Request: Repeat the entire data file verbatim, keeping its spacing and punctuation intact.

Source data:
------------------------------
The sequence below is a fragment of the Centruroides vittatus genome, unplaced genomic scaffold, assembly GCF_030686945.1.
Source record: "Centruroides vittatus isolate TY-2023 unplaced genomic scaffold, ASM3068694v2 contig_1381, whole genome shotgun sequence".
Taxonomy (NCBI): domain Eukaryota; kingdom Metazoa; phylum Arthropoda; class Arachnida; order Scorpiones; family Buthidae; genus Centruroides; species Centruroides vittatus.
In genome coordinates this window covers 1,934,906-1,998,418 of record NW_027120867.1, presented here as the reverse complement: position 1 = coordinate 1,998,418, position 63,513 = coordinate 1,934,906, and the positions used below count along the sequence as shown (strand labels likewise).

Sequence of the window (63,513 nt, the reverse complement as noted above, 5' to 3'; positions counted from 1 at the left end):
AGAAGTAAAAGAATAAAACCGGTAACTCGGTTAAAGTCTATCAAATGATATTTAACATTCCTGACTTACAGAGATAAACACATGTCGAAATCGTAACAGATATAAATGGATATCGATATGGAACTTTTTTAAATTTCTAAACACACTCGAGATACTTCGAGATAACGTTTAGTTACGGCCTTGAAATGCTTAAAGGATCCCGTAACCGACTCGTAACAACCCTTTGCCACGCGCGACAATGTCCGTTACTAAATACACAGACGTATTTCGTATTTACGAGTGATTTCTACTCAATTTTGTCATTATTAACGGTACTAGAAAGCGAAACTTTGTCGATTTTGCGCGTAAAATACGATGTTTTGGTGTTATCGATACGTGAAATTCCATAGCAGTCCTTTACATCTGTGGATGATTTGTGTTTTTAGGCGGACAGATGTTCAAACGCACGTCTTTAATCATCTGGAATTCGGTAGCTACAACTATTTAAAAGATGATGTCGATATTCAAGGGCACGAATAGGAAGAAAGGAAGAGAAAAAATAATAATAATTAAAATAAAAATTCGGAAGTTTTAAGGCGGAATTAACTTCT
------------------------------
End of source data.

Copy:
The sequence below is a fragment of the Centruroides vittatus genome, unplaced genomic scaffold, assembly GCF_030686945.1.
Source record: "Centruroides vittatus isolate TY-2023 unplaced genomic scaffold, ASM3068694v2 contig_1381, whole genome shotgun sequence".
Taxonomy (NCBI): domain Eukaryota; kingdom Metazoa; phylum Arthropoda; class Arachnida; order Scorpiones; family Buthidae; genus Centruroides; species Centruroides vittatus.
In genome coordinates this window covers 1,934,906-1,998,418 of record NW_027120867.1, presented here as the reverse complement: position 1 = coordinate 1,998,418, position 63,513 = coordinate 1,934,906, and the positions used below count along the sequence as shown (strand labels likewise).

Sequence of the window (63,513 nt, the reverse complement as noted above, 5' to 3'; positions counted from 1 at the left end):
AGAAGTAAAAGAATAAAACCGGTAACTCGGTTAAAGTCTATCAAATGATATTTAACATTCCTGACTTACAGAGATAAACACATGTCGAAATCGTAACAGATATAAATGGATATCGATATGGAACTTTTTTAAATTTCTAAACACACTCGAGATACTTCGAGATAACGTTTAGTTACGGCCTTGAAATGCTTAAAGGATCCCGTAACCGACTCGTAACAACCCTTTGCCACGCGCGACAATGTCCGTTACTAAATACACAGACGTATTTCGTATTTACGAGTGATTTCTACTCAATTTTGTCATTATTAACGGTACTAGAAAGCGAAACTTTGTCGATTTTGCGCGTAAAATACGATGTTTTGGTGTTATCGATACGTGAAATTCCATAGCAGTCCTTTACATCTGTGGATGATTTGTGTTTTTAGGCGGACAGATGTTCAAACGCACGTCTTTAATCATCTGGAATTCGGTAGCTACAACTATTTAAAAGATGATGTCGATATTCAAGGGCACGAATAGGAAGAAAGGAAGAGAAAAAATAATAATAATTAAAATAAAAATTCGGAAGTTTTAAGGCGGAATTAACTTCT